Which of the following is identified as a contraindication of using a metal matrix system with a composite resin? 





Correct Answer:
the metal will discolor the composite resin
it seems there might have been some confusion in formatting the text provided. i will address the question as it appears to be asking about the contraindications of using a metal matrix system with composite resin in dental restorations. here’s an expanded explanation:

a metal matrix system in dentistry is used primarily with amalgam restorations or other metallic restorative materials. it involves a thin metal band that wraps around a tooth to provide a form in which the dental material can be packed and shaped before it hardens. however, when it comes to using composite resins, which are tooth-colored materials primarily used for aesthetic purposes, there are specific considerations that need to be addressed.

**the band cannot be properly contoured.** this may be considered a contraindication because the rigidity of metal matrix bands might not allow for the fine-tuning needed to achieve the precise anatomical contours required in composite restorations. composite resin needs to mimic the natural shape and function of a tooth closely, and any imperfection in contouring can affect both the aesthetics and the functionality of the restoration.

**the inability of the dentist to be able to view the material during placement.** composite resins are typically cured (hardened) using a light-curing device. if a metal matrix band is used, it can obstruct the light’s path, preventing adequate curing of the composite material. this incomplete curing can compromise the strength and longevity of the restoration.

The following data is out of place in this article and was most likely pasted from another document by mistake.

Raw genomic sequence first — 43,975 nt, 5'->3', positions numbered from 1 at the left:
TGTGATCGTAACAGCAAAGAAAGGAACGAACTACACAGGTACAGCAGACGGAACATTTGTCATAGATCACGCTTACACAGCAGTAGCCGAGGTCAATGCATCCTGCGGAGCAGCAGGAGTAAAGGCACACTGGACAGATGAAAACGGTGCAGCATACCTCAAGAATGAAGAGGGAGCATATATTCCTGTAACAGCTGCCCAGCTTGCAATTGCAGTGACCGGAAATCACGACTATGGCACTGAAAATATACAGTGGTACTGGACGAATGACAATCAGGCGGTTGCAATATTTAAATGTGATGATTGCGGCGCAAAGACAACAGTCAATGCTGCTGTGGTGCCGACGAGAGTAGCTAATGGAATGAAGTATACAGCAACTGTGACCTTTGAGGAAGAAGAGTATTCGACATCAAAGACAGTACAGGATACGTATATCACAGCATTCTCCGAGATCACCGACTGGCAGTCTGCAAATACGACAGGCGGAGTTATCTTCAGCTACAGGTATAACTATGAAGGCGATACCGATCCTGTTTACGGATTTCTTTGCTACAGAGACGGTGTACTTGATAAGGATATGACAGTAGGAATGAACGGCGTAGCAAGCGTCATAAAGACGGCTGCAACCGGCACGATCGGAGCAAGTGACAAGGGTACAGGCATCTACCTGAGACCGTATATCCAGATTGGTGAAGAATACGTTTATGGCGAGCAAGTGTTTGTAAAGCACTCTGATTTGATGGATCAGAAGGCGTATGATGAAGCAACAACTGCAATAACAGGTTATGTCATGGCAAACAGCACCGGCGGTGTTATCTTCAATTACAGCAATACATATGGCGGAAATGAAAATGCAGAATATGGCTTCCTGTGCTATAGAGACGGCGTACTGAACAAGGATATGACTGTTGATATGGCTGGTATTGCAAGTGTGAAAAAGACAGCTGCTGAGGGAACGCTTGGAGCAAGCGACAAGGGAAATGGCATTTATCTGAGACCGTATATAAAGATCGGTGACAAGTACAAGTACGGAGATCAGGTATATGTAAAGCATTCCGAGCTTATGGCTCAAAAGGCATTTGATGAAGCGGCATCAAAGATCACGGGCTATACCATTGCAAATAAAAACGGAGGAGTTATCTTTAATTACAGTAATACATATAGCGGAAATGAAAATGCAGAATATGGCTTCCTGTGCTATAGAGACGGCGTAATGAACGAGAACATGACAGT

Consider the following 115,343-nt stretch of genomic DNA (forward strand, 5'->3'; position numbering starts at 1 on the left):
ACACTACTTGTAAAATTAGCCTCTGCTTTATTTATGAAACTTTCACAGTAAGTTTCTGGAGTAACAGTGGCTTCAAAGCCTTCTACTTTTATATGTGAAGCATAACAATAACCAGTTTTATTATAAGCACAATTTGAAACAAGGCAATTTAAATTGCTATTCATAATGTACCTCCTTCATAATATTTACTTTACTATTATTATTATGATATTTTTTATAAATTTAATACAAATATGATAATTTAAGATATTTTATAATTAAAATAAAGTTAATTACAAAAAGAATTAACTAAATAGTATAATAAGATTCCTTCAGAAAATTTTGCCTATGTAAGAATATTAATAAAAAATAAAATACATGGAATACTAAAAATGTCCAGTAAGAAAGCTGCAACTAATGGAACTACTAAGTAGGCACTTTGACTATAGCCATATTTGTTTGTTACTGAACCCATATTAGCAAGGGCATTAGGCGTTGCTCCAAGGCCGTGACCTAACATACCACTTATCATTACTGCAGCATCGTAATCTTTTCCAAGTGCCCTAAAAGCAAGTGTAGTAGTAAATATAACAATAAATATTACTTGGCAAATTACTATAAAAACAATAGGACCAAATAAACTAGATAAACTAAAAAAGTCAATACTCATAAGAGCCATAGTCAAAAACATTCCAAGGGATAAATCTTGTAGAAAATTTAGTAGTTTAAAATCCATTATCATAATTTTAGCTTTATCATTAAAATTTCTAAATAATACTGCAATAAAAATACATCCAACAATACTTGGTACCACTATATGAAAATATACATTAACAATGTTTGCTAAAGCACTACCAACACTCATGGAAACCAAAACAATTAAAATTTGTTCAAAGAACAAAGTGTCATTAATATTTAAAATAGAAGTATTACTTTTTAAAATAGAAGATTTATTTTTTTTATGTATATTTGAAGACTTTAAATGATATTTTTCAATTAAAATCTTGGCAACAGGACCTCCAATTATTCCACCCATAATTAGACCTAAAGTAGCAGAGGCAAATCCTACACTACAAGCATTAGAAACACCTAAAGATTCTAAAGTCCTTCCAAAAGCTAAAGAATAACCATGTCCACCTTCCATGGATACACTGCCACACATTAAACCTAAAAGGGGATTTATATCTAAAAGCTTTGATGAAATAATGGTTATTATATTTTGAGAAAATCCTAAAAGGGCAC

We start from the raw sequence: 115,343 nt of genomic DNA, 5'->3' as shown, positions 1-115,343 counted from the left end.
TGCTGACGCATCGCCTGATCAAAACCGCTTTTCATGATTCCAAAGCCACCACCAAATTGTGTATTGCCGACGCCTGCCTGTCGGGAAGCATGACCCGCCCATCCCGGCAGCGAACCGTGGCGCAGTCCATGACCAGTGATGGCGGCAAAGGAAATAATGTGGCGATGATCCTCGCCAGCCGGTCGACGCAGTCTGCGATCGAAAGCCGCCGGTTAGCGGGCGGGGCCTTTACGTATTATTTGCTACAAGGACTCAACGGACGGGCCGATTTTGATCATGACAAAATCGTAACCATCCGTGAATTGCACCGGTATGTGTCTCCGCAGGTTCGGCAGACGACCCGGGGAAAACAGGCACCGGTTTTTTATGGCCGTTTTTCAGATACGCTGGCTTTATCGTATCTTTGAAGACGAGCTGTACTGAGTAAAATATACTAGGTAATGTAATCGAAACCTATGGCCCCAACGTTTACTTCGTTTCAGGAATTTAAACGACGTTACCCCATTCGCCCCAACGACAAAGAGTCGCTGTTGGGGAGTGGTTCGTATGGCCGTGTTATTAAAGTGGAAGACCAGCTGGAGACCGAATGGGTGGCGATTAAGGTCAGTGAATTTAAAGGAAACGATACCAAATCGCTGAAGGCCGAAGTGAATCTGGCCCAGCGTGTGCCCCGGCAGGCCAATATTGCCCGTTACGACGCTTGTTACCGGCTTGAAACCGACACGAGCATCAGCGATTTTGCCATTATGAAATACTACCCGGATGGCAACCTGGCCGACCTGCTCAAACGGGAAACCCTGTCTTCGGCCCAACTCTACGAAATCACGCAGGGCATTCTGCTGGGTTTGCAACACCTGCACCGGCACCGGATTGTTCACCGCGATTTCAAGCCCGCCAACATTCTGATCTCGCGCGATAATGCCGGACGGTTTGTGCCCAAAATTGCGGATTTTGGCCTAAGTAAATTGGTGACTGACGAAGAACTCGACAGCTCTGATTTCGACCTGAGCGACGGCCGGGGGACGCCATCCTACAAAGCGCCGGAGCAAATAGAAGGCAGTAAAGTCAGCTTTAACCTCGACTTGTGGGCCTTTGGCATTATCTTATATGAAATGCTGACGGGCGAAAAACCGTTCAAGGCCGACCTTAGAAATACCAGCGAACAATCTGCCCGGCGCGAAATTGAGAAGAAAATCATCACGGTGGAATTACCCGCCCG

**the inability to maintain a dry field.** when placing composite resins, it’s crucial to maintain a dry working area, as moisture can interfere with the bonding of the resin to the tooth structure. metal bands can sometimes make it difficult to achieve and maintain the isolation needed, especially if they do not adapt well to the tooth structure, allowing saliva or other fluids to seep in.

**the metal will discolor the composite resin.** while this is less of a concern compared to other factors, the interaction between the metal of the matrix band and the composite material during the curing process or over time is not well-documented but could potentially lead to discoloration or other aesthetic issues.

**metal matrix bands can scratch and discolor some metal restorations.** while this point is more about the interaction between metal matrix bands and existing metal restorations rather than a direct impact on composite resins, it highlights the general concerns about using metal instruments around softer, more aesthetic materials.

considering these factors, many dentists prefer to use clear or translucent plastic matrix bands when working with composite resins. such bands allow for better visibility during placement and curing and can be more easily adapted to achieve the desired anatomical contours without compromising the aesthetics or integrity of the restoration.